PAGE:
These "bouncing bombs", bouncing bombs, were to be dropped at speed after the three waves of the Lancasters would have sailed at 450m. altitude to avoid German radars. These bombs (opening photo), specially designed, weighed approximately 4 tons, of which 3 of T4 explosives and had to rebound by rolling on the water in order to avoid the anti-torpedo nets and reach the dam wall, to then explode in time at a few meters of depth. The correct height for the release – 18 meters – was calculated by collimating two spotlights aimed at the stretch of water. It was a daring undertaking and in fact the squadron, together with its commander Guy Gibson, was awarded the Victoria Cross. The destruction of the dams caused enormous damage: two dams destroyed, a third damaged, between 1000 and 2000 civilians drowned and 30 km² of German territory submerged in water with at least 125 factories, 25 bridges and some railway junctions. 210 million tons of water had leaked from the Möhne dam alone. This was in 1943.
Two years earlier - on August 18, 1941 - instead Stalin knowingly sabotaged the hydroelectric plant of the Dnieper near Zaporizhzhia (photo), officially called Dniprovska HES (DniproHES o Dneproges according to sources). Partly restored by the Germans with the help of Soviet prisoners of war, it was destroyed again in 1943 during the retreat and put back into service in 19473. 3 kg of TNT and 500 100 kg bombs were used by the Germans. each, which is roughly an indicator of how much explosive is needed to destroy a dam, in this consistent with the charge of the British bouncing bombs described above, even though the Kakhovskaya hydroelectric power station is much smaller than the Dneproges and modern explosives they are much more effective than the dynamite and TNT used in WWXNUMX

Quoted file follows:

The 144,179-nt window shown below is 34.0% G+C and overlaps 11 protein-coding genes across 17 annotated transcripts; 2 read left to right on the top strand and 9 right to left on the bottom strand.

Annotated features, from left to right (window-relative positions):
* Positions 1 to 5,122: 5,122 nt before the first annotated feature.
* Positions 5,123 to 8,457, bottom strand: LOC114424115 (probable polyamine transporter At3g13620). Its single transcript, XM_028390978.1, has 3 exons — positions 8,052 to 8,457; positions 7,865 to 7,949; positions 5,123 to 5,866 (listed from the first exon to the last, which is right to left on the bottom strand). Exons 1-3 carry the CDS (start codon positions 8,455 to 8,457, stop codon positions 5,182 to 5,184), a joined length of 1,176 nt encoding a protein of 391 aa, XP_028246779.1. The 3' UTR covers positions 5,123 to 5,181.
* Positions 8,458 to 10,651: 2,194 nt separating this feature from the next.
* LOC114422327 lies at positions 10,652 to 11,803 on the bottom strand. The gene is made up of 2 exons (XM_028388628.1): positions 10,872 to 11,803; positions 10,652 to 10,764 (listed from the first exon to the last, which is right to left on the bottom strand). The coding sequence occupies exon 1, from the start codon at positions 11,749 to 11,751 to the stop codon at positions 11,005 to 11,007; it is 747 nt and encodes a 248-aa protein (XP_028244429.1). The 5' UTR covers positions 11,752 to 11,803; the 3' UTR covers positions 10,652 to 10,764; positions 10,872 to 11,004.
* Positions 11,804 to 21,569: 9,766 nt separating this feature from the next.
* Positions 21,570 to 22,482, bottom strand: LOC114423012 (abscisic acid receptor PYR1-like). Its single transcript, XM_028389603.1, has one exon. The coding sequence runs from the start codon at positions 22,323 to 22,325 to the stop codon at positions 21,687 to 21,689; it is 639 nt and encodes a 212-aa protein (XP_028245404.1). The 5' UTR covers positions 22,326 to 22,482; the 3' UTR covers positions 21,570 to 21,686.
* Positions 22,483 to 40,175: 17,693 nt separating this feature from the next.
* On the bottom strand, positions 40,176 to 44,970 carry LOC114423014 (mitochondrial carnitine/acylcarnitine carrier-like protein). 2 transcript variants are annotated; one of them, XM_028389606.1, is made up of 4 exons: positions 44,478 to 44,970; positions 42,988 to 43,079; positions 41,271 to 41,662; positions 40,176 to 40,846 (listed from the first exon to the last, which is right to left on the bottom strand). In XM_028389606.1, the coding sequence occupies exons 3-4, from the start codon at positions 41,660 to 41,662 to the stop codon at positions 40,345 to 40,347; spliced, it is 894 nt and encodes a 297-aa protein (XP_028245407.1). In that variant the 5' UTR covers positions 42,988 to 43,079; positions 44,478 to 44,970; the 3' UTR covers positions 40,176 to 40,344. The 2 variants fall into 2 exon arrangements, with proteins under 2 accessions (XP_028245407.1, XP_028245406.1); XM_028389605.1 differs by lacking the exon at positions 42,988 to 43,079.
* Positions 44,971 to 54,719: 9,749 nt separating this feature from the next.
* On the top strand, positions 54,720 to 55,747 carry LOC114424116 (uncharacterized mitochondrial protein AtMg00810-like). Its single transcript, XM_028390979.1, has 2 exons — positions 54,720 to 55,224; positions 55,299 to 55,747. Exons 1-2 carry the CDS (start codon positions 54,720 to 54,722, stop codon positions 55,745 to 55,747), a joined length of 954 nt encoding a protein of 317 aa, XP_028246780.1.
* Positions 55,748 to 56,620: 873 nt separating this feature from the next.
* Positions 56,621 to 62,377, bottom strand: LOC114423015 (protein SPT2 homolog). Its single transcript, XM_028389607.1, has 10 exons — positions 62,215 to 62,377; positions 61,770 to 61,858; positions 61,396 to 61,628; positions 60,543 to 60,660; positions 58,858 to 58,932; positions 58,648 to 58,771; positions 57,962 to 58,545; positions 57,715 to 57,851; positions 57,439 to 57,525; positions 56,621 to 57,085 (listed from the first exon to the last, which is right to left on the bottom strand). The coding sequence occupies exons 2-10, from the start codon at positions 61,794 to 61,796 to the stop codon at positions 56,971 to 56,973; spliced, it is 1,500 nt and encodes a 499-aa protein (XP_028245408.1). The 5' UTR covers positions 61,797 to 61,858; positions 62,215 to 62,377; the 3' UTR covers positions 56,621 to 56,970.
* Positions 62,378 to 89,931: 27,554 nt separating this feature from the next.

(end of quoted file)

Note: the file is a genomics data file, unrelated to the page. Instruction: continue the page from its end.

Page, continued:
However, it is difficult to think that a team of Ukrainian raiders could carry so much explosive on their shoulders and that such a plant was not manned. It is true that in the previous months the dam had been subject to rocket fire Himars, but the Norwegian Institute of Seismology (Norsar) on June 6 had detected an "explosion" emanating from the Ukrainian Kakhovka dam region before the moment of the collapse. At the same time, between 02.35 and 02.54, two seismographs – one in Ukraine, the other in Romania – recorded the quake, supporting the idea that the hydroelectric dam, located in an area under Russian control, had not given way due to the damage suffered during the previous months' bombings. At least from the aerial photos it appears that the engine room was not damaged by the explosion, the destruction started with the valves, and then the water swept away everything in its path.
It will be said that it was enough to open the valves instead of placing the bomb and the Russians still insist on the version of the progressive damage to the structures following the repeated bombings throughout the past period, but by now certain phrases are out of date.
What is worrying now is a possible sabotage of the Zaporižžja plant. The Russians have shown that they still believe in the scorched earth strategy with which they have won wars (defensive) since the time of Napoleon if not earlier, when Charles XII of Sweden in 1704 pushed as far as Poltava, where they still fight today.
Even if a vast military and ideological literature has been built on the subject by Russia, in reality destroying one's own country is not a great strategy, it just means not having better ideas.
Photo: IWM / web